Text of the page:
Miners' hospice in China faces struggle to survive

WUYI, China (Reuters) - Yangjia Hospital in remote Wuyi County in eastern China has become a home-from-home for Hu Hushen, 78, a former miner suffering from “miner’s lung”, as the disease pneumoconiosis is often called, since 1976.

Hu, and his wife, have been staying at the Zhejiang province hospital for nearly a decade. He spends most of his time hooked up to oxygen to treat his lungs, ravaged by working through the 1960s and 1970s in a since-closed mine.

The hospital, once equipped with the latest machinery and 150 staff, is now overgrown in parts with creeping vines, broken windows and derelict rooms, hit by falling patients numbers, a lack of funds, and weak government support for local healthcare.

Spending on healthcare as a slice of gross domestic product is small at about 6 percent in 2013 compared with 17 percent in the United States, World Health Organization data show, while there is a dangerously wide gap between rural and urban care.

“If we just treat this illness alone then we are putting ourselves on the road to oblivion, we need to expand what we do in all directions - it’s the only way to survive,” hospital director Fu Jianghua told Reuters.

Fu, who has worked at the Yangjia Hospital since 1983 when it was operated by a mine, said it was hard to get new equipment or even the money to repair things when they broke.

The hospital treats pneumoconiosis, a disease caused by inhaling large amounts of dust and which mainly affects coal miners. There are an estimated 6 million workers with the condition in China, with 20,000 new cases every year.

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“Someone asked ‘why didn’t you wear a mask?’. We did have a protective mask, but it was dry,” explained Shi San’er, a patient at the hospital. “The dust flowed through both sides of my nose to my mouth. Then the dust went inside my body.”


The facility was first built in the 1950s and expanded by the East Wind Fluorite mining company in 1962. By the 1980s it was a well-respected clinic for lung disease and had advanced equipment including X-ray machines from Japan.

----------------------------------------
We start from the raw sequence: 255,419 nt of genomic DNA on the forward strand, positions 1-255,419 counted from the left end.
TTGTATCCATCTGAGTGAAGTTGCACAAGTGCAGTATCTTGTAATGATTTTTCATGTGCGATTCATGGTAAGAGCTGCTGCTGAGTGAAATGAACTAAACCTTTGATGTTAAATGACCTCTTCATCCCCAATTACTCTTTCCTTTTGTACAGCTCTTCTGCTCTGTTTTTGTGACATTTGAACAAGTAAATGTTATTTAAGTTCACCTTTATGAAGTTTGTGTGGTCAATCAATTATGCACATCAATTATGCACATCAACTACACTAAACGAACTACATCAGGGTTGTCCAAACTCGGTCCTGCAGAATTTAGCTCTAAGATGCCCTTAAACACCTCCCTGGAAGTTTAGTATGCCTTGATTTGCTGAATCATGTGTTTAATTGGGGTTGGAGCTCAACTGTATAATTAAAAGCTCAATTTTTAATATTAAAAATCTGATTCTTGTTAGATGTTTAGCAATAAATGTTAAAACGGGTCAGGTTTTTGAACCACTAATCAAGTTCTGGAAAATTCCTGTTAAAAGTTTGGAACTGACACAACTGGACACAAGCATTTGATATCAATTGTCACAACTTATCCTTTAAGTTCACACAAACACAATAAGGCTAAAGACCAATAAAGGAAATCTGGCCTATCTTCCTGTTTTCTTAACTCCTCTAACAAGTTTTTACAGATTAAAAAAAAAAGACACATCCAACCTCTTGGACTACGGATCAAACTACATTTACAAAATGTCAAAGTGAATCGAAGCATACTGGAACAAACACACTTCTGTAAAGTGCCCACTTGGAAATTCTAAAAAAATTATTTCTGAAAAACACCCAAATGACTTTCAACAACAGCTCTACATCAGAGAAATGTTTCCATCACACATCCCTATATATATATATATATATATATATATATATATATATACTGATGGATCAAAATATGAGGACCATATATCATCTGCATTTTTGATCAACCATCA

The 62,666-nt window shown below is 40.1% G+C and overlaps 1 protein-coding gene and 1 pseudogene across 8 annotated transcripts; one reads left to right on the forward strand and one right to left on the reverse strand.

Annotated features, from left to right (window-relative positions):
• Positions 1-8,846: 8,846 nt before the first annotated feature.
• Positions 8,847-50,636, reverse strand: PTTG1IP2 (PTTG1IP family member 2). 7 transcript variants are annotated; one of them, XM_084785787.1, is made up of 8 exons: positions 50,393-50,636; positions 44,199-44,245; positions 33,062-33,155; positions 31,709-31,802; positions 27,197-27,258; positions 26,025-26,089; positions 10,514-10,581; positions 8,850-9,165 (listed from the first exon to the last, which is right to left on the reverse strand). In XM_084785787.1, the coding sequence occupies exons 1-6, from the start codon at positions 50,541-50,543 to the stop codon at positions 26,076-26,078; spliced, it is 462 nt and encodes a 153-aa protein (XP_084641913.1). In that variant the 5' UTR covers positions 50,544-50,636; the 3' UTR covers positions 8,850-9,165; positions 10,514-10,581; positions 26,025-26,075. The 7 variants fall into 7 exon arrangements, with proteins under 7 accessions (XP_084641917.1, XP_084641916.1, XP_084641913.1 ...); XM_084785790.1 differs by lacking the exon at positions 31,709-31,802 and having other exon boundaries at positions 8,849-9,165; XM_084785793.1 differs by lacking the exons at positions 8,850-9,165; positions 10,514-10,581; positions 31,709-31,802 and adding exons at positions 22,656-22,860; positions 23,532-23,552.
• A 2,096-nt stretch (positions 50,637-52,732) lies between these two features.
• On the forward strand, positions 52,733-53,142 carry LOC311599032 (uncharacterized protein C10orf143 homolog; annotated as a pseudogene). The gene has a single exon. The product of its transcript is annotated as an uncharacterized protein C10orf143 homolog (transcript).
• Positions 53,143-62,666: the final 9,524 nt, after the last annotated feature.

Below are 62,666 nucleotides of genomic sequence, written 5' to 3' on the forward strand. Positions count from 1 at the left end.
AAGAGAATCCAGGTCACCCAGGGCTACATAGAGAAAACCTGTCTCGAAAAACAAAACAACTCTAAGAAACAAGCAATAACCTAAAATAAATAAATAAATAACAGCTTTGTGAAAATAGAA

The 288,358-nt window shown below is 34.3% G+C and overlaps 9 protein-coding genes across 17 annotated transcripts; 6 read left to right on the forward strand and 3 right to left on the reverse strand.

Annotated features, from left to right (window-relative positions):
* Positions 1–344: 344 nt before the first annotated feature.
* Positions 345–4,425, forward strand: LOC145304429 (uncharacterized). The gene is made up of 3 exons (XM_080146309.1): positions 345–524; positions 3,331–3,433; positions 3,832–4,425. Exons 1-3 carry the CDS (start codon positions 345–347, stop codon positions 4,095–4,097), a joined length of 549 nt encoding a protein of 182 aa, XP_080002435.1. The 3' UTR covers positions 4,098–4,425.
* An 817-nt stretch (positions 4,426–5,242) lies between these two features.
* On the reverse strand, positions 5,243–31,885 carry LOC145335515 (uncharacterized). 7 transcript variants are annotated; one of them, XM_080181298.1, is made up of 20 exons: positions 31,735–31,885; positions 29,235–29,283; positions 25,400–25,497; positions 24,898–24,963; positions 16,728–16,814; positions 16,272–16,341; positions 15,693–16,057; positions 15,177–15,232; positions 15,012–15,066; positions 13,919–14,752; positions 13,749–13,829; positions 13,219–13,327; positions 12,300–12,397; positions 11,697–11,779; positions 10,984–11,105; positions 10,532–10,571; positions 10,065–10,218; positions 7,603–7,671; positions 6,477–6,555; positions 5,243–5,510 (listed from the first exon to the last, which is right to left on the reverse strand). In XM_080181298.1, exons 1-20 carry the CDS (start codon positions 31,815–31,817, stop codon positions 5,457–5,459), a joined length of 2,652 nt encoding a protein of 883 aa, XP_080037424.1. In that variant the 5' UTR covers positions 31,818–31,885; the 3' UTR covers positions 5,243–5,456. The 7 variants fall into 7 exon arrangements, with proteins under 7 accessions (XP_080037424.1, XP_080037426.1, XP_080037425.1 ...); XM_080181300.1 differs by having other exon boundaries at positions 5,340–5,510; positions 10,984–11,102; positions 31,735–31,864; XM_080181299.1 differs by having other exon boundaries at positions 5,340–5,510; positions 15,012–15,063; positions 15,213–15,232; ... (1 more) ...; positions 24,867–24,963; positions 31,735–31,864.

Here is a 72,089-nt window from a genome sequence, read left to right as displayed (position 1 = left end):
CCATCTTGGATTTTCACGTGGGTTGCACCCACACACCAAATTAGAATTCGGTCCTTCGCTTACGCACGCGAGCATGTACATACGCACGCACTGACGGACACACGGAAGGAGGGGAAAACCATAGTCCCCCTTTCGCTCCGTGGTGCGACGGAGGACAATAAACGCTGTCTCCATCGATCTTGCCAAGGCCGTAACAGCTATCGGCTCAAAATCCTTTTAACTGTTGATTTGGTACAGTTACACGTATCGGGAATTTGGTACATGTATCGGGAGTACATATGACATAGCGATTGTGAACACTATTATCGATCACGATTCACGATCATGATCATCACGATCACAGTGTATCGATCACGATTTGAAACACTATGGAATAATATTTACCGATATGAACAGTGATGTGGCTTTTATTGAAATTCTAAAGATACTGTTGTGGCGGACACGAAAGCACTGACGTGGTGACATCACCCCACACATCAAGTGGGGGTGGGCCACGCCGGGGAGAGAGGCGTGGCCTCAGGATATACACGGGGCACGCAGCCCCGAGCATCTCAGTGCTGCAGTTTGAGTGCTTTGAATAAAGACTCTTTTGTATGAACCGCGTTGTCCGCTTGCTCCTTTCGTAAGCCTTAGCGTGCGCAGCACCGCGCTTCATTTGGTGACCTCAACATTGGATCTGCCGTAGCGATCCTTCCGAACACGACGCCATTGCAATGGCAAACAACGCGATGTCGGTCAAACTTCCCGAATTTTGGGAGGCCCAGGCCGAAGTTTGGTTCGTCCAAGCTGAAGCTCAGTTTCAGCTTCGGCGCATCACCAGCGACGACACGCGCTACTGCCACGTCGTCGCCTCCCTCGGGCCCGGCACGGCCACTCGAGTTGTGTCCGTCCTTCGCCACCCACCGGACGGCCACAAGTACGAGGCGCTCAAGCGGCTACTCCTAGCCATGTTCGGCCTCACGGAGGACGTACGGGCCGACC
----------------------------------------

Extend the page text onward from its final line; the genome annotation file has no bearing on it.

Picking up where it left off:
Now, just 30 patients remain, often accompanied by family members who pay an extra 6 yuan ($1) a day to stay. Conditions have declined steeply since the hospital went broke in 2001 and was put under government control before being privatized.

The situation reflects the challenge China is facing to reform its healthcare system, which is blighted by crowded hospitals, corruption, simmering tension between patients and doctors, and steep medical bills.

“A lot of these workers can’t get any compensation. They find the economic burden on themselves and their families is terrible,” said Geoffrey Crothall, communications director at China Labour Bulletin.

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Family members and patients at the Yangjia hospital make the best of things: cooking in makeshift kitchens, growing vegetables in allotments around the buildings and playing cards to pass the hours.

Hospital staff and patients said they lived together like a commune and treated each other as family.

Wang Tianfang, who was diagnosed with dust lung in the 1970s and has lived at the hospital for two years, said he chose to stay because of the affordable price, but also that the hospital had been built by the company he had worked for.

Sitting in bed with various bags of possession hanging on the wall behind him and a rusty blue tank of oxygen beside the bed, Wang blew smoke out of his pipe - a guilty pleasure despite his disease: “It feels like family here”.

Reporting by Damir Sagolj and Jiang Xihao in WUYI, China; Diana Chan in HONG KONG; Writing by Adam Jourdan; Editing by Robert Birsel